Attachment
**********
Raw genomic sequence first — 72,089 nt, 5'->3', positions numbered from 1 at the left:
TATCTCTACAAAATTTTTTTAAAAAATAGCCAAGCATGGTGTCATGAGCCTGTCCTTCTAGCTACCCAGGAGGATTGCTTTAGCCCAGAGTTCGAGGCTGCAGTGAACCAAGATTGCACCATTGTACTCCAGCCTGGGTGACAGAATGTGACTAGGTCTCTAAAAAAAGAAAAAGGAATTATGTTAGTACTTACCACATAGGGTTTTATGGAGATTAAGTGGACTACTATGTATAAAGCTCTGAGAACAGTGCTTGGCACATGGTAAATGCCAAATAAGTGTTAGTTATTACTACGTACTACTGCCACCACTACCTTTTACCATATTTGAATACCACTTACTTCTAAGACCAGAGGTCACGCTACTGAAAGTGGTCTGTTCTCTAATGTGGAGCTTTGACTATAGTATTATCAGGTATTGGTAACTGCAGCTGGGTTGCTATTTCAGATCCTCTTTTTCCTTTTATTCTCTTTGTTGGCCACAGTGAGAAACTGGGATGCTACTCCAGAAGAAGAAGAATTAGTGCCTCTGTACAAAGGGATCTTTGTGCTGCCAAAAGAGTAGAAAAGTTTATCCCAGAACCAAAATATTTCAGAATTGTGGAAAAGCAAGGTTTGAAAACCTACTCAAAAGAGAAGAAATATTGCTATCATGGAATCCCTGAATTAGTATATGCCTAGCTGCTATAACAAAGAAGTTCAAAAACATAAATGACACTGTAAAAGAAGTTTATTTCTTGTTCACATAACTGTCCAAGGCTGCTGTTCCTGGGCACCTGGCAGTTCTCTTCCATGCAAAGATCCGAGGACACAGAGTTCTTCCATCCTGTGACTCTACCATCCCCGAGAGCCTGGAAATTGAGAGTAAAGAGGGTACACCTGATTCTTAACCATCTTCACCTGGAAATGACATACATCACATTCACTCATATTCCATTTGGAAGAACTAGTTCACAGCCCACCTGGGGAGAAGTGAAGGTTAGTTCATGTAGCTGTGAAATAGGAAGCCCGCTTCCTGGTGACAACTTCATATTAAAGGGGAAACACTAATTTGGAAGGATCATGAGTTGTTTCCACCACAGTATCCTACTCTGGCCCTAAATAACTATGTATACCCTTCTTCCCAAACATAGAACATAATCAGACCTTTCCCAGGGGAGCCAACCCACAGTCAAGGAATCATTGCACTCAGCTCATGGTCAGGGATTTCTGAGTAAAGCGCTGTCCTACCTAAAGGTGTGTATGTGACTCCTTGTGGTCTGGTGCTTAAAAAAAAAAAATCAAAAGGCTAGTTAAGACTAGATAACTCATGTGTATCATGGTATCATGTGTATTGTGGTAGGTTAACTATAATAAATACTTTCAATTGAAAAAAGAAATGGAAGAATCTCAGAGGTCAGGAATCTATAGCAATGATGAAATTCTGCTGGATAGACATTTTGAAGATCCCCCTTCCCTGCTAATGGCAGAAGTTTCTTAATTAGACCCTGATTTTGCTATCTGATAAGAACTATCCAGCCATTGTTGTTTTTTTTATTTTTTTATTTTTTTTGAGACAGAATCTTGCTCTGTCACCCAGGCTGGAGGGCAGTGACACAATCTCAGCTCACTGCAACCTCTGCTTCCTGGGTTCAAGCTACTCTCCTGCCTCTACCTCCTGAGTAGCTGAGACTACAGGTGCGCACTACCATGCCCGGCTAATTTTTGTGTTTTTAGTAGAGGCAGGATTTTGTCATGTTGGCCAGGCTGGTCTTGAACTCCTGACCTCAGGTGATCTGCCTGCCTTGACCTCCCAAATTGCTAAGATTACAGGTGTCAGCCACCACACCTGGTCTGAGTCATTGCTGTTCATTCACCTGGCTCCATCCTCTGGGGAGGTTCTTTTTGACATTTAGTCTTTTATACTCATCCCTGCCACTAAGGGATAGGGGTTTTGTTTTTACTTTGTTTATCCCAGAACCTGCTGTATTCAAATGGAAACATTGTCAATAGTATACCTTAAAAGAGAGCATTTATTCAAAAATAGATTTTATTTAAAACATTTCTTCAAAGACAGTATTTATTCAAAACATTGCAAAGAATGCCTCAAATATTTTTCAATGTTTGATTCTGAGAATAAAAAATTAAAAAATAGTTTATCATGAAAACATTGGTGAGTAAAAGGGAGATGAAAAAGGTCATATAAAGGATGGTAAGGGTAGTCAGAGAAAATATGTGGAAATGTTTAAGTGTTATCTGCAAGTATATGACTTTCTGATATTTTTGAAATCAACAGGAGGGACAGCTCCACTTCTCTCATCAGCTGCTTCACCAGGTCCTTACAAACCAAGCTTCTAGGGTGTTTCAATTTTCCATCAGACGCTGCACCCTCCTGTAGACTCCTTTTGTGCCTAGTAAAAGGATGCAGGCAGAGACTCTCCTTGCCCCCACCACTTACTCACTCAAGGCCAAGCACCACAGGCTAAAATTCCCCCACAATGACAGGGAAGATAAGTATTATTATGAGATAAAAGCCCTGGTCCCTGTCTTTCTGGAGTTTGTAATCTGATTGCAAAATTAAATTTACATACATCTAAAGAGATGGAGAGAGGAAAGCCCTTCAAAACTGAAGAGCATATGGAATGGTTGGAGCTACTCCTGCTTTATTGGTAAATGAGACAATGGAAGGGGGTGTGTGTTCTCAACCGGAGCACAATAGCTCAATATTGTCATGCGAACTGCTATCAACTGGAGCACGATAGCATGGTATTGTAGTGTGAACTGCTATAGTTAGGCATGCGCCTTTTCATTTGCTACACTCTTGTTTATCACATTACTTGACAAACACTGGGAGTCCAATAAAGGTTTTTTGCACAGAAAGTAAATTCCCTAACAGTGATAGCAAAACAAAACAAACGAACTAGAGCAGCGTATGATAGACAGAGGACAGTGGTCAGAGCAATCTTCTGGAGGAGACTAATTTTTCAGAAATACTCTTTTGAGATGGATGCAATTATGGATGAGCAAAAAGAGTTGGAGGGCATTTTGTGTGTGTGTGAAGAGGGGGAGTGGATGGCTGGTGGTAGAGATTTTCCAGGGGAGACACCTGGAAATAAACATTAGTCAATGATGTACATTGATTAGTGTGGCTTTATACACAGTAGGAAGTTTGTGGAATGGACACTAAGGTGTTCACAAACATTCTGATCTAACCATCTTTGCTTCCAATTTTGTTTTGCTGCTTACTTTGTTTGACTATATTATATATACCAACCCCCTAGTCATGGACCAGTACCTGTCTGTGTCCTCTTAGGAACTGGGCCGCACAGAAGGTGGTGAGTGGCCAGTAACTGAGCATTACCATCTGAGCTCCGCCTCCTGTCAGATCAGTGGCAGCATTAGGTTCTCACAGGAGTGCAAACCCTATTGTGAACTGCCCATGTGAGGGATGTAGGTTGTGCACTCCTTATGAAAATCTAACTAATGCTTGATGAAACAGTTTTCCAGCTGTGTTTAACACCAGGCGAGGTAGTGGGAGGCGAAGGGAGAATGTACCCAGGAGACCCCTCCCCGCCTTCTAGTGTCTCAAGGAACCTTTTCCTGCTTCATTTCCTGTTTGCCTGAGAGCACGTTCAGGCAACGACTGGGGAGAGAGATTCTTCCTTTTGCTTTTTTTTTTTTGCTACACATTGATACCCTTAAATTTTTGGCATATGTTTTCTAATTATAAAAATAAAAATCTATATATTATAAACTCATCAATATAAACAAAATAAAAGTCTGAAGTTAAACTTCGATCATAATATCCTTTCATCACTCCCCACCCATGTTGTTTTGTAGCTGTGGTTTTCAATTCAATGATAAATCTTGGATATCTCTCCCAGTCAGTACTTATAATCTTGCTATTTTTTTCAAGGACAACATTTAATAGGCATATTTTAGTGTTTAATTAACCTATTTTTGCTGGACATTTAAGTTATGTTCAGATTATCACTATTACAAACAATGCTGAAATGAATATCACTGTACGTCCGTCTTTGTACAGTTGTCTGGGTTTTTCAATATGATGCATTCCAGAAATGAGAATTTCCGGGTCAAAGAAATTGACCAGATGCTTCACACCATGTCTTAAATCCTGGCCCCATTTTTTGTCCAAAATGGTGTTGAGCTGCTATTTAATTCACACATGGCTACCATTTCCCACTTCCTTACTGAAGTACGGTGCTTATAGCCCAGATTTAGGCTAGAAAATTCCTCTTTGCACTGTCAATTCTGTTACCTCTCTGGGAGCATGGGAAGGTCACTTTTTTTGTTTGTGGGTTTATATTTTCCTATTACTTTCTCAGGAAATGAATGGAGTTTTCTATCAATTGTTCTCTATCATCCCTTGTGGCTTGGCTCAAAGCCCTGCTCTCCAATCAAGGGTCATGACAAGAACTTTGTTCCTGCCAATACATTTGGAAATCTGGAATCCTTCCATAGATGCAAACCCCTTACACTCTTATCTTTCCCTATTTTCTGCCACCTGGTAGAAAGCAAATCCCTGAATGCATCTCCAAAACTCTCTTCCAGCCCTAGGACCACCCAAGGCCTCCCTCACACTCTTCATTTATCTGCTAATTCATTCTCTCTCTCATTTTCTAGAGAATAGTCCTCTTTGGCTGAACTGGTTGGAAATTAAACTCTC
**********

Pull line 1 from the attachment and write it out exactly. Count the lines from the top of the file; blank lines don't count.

Raw genomic sequence first — 72,089 nt, 5'->3', positions numbered from 1 at the left: